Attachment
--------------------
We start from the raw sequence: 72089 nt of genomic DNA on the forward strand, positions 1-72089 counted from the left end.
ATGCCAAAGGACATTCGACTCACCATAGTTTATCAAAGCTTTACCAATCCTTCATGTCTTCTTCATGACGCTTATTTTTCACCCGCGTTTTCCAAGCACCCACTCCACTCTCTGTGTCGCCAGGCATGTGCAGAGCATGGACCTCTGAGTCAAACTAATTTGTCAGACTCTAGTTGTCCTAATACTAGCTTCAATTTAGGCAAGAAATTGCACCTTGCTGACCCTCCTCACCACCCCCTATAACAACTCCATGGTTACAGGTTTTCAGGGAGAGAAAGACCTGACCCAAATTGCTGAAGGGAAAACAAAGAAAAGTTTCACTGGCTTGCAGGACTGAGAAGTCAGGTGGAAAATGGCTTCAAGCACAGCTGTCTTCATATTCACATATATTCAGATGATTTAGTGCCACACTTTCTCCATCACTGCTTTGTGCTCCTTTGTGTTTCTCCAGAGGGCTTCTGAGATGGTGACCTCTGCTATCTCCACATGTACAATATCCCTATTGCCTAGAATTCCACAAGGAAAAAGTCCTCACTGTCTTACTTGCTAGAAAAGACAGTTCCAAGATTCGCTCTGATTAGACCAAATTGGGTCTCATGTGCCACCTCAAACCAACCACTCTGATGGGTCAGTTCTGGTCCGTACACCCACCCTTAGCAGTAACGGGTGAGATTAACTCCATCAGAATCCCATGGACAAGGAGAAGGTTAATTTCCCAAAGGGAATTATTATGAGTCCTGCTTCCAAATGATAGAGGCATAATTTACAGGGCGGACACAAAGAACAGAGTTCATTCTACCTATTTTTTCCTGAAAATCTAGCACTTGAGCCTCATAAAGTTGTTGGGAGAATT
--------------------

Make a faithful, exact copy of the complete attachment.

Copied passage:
We start from the raw sequence: 72089 nt of genomic DNA on the forward strand, positions 1-72089 counted from the left end.
ATGCCAAAGGACATTCGACTCACCATAGTTTATCAAAGCTTTACCAATCCTTCATGTCTTCTTCATGACGCTTATTTTTCACCCGCGTTTTCCAAGCACCCACTCCACTCTCTGTGTCGCCAGGCATGTGCAGAGCATGGACCTCTGAGTCAAACTAATTTGTCAGACTCTAGTTGTCCTAATACTAGCTTCAATTTAGGCAAGAAATTGCACCTTGCTGACCCTCCTCACCACCCCCTATAACAACTCCATGGTTACAGGTTTTCAGGGAGAGAAAGACCTGACCCAAATTGCTGAAGGGAAAACAAAGAAAAGTTTCACTGGCTTGCAGGACTGAGAAGTCAGGTGGAAAATGGCTTCAAGCACAGCTGTCTTCATATTCACATATATTCAGATGATTTAGTGCCACACTTTCTCCATCACTGCTTTGTGCTCCTTTGTGTTTCTCCAGAGGGCTTCTGAGATGGTGACCTCTGCTATCTCCACATGTACAATATCCCTATTGCCTAGAATTCCACAAGGAAAAAGTCCTCACTGTCTTACTTGCTAGAAAAGACAGTTCCAAGATTCGCTCTGATTAGACCAAATTGGGTCTCATGTGCCACCTCAAACCAACCACTCTGATGGGTCAGTTCTGGTCCGTACACCCACCCTTAGCAGTAACGGGTGAGATTAACTCCATCAGAATCCCATGGACAAGGAGAAGGTTAATTTCCCAAAGGGAATTATTATGAGTCCTGCTTCCAAATGATAGAGGCATAATTTACAGGGCGGACACAAAGAACAGAGTTCATTCTACCTATTTTTTCCTGAAAATCTAGCACTTGAGCCTCATAAAGTTGTTGGGAGAATT